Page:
Puerto Rico sees more pain and little progress three years after Hurricane Maria

“As a community social worker, I can tell you that Puerto Rico’s recovery, if it can be called that, didn’t come thanks to the government. It came from nonprofit associations, it came from the neighbors themselves. It came from foundations. It came from the hands of other people who supported the families that suffered the most,” Perez said in Spanish.

Puerto Rico sees more pain and little progress three years after Hurricane Maria

“We’ve seen so much fanfare around these federal funds in the past that never actually get here or, once you look at the fine print, there are so many restrictions,” Soto-Class said.

My opinion: It is all talk, Puerto Ricans have not recovered from the Trump disasters.

“Hemos visto tanta fanfarria en torno a estos fondos federales en el pasado que en realidad nunca llegan o, una vez que miras la letra pequeña, hay tantas restricciones”, dijo Soto-Class.

“Como trabajadora social comunitaria, les puedo decir que la recuperación de Puerto Rico, si se puede llamar así, no vino gracias al gobierno. Vino de asociaciones sin fines de lucro, vino de los propios vecinos. Vino de fundaciones. Vino de manos de otras personas que apoyaron a las familias que más sufrieron “, dijo Pérez en español.

Mi opinion: Todo es charla, los puertorriqueños no se han recuperado de los desastres de Trump.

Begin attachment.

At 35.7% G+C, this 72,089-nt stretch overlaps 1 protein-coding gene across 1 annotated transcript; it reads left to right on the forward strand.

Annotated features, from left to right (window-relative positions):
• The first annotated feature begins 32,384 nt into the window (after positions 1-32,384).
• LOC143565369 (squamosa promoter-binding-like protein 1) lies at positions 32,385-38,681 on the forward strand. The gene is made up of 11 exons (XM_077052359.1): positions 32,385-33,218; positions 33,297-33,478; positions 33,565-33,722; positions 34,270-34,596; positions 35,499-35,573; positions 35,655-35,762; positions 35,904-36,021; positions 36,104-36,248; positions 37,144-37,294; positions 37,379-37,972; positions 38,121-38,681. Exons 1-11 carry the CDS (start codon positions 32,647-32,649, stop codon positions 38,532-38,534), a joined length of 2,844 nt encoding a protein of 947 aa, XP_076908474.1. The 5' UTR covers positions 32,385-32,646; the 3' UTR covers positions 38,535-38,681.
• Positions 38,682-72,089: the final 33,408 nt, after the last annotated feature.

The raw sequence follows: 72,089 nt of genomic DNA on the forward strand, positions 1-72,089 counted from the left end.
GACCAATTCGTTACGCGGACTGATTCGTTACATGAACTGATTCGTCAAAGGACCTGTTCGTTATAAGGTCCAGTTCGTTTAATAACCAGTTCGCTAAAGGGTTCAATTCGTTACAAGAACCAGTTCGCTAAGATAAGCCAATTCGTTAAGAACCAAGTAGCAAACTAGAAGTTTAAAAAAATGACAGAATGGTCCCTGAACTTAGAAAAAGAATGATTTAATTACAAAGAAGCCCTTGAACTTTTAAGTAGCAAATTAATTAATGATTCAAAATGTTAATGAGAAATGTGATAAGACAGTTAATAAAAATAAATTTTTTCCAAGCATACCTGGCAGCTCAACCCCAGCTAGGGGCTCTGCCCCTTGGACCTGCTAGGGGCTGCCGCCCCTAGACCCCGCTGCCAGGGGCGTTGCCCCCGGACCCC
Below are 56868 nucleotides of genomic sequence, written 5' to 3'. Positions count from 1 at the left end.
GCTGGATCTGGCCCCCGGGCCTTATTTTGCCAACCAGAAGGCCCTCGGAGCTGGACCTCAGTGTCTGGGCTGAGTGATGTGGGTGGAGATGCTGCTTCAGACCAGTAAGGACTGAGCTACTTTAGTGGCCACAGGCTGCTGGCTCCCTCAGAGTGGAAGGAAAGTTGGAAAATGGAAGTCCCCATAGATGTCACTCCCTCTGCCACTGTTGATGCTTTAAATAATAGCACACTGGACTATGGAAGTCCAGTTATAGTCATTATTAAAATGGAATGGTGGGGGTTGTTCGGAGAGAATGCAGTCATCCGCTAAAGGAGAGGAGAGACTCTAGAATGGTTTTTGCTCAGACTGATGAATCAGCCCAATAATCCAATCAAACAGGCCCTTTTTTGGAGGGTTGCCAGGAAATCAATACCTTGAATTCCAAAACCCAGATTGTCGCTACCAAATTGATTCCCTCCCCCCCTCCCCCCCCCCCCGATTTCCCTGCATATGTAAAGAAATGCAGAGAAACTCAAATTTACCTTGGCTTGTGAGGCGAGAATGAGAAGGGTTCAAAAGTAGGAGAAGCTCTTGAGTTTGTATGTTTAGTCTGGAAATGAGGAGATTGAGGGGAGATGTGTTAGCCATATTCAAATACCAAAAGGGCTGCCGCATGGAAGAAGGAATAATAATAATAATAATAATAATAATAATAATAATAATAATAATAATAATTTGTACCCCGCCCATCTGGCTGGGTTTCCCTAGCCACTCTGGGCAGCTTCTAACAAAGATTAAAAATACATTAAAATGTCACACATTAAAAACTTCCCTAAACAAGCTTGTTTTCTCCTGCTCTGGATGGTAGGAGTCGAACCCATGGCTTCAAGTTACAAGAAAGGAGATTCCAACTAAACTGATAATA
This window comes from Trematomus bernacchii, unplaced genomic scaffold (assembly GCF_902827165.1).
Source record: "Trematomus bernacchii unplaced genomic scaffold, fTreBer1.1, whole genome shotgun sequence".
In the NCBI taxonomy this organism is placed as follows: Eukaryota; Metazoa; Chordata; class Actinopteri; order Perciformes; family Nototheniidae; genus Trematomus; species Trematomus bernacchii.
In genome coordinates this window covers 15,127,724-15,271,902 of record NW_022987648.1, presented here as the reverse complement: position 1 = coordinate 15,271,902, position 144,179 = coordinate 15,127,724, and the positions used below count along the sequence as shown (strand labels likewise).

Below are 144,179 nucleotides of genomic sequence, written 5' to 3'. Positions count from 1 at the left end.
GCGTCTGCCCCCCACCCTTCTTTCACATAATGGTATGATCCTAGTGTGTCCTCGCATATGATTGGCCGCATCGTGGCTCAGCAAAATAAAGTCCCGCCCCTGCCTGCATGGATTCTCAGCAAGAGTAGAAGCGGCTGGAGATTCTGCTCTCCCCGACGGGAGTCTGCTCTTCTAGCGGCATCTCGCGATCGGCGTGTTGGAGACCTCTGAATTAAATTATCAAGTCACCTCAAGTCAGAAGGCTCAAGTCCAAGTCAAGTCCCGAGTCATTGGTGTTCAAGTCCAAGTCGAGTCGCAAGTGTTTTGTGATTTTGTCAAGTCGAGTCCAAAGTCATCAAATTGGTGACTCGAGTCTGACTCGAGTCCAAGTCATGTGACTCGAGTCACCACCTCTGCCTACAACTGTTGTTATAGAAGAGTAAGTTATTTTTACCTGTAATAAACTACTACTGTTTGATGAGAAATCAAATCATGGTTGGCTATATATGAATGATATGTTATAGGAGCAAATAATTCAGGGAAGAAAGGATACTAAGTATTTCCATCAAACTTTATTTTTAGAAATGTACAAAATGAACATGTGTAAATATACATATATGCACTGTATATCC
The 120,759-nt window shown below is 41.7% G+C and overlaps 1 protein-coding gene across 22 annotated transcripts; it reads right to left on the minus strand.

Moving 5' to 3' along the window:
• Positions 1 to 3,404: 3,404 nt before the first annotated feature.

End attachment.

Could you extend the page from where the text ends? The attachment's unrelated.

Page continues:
Foto de casas destrozadas por el huracán 21 de septiembre, 2017.

Published by nelsongon

I love media and communication, as well as digital technology. I write in Spanish and English, fluent in both languages: speak, read, write, comprehend. I was born in New York, but was sent to Puerto Rico at an early age, where I lived until drafted by the U.S. army. Upon returning from an honorable discharge, I found Puerto Rico small and limited at the time. I moved to Boston where I pursued musical studies and later worked as a musician, teacher, and speech-pathologist in New York. I studied music at Berklee College of Music, Boston, MA, and Speech-Language Pathology and Audiology at various New York City colleges, including New York University, New York City, New York. I played professionally in Puerto Rico, prior to entering Berklee College of Music, and after finishing studies there I played in the 80’s bass guitar briefly, with various latin bands, including the Machito Big Band Orchestra in 1982. I was part of their recording that year. Once I saw the transitory nature of music, I studied speech-pathology and worked in that function after teaching middle-school and elementary grades in the New York City Board/Department of Education. In that capacity, I also worked for the New York City Department of Health as an independent contractor providing therapy and evaluations for pre-school and school-age children. I later worked in the high school setting in that capacity before I retired from the Department of Education. I am now retired and with my spare time, I pursue old, and new dreams, as age is a reminder of the evanescence and impermanence of life.

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